First Advisor

David H. Peyton

Term of Graduation

Summer 1998

Date of Publication


Document Type


Degree Name

Master of Science (M.S.) in Chemistry






Calcium-binding proteins, Paramagnetism, Nuclear magnetic resonance



Physical Description

1 online resource (ix, 95 pages)


Paramagnetic NMR has drawn interest as a technique for extending the range of systems that can be investigated. The purpose of this study was to determine whether a combination of paramagnetic two-dimensional and relaxation techniques allows for assigning resonances corresponding to residues forming the metal binding site of proteins in which the metal is coordinated exclusively by amino acid side chains and which have been previously inaccessible to assignment.

α-Lactalbumin (LA) is a calcium binding protein with relatively broad NMR signals; this broadness has prevented complete assignment. LA has been the subject of many studies, because it can form a molten globule state which is closely related to one of the intermediates in protein folding. The assignment of LA' s resonances could therefore serve as basis for experiments investigating protein folding.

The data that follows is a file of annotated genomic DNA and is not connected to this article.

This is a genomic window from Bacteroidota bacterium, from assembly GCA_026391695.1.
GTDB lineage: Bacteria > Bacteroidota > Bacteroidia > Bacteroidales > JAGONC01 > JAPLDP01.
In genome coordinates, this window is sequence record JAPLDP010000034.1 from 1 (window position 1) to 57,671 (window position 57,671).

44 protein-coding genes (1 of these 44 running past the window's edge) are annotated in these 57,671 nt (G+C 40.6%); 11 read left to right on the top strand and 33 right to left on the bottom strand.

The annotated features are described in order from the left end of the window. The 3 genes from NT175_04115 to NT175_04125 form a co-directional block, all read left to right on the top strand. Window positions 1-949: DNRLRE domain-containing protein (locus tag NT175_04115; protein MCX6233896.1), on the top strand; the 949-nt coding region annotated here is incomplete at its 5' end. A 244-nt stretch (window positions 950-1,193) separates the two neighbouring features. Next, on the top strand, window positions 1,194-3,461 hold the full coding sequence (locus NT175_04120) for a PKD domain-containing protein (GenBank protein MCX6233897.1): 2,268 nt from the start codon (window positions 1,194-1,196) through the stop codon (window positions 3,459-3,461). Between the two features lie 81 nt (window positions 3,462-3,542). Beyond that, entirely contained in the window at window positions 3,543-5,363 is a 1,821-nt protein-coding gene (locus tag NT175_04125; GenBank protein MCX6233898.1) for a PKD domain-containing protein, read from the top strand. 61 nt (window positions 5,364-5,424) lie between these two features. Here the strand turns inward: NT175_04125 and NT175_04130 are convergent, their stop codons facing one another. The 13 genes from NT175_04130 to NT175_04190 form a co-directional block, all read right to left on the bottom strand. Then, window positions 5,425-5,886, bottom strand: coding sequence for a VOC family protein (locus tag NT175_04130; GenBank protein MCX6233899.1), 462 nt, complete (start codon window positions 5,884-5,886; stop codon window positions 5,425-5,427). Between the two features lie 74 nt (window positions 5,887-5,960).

In a first approach, calcium was exchanged for gadolinium, which enhances relaxation. However, the properties of gadolinium turned out to be too strong to allow for discrimination between resonances. In a second approach, calcium was exchanged for ytterbium, which has strong hyperfine-shifting properties. The melting point of ytterbium LA was determined by observing the change in NMR peak intensities with temperature. Hyperfine-shifted resonances were assessed as completely as possible by one-dimensional NMR experiments, connected into spin-systems by two-dimensional NMR experiments, and their spin-lattice and spin-spin relaxation times were determined. Assignment of the residues constituting the metal binding site was then sought with the help of LA's crystal structure and exchange experiments. Although the combined experimental data suggests one model of resonance assignments, they must be seen as tentative for three reasons. First, the crystal and solution structures of the metal binding site might differ significantly. Second, the relaxation enhancing properties of ytterbium might be strong enough to broaden the resonances of the closest protons to such an extent that they become invisible in the NMR spectrum. Third, different mechanisms of the protons closest to the metal binding site and those further away might govern relaxation which would complicate systematic interpretation of the data.


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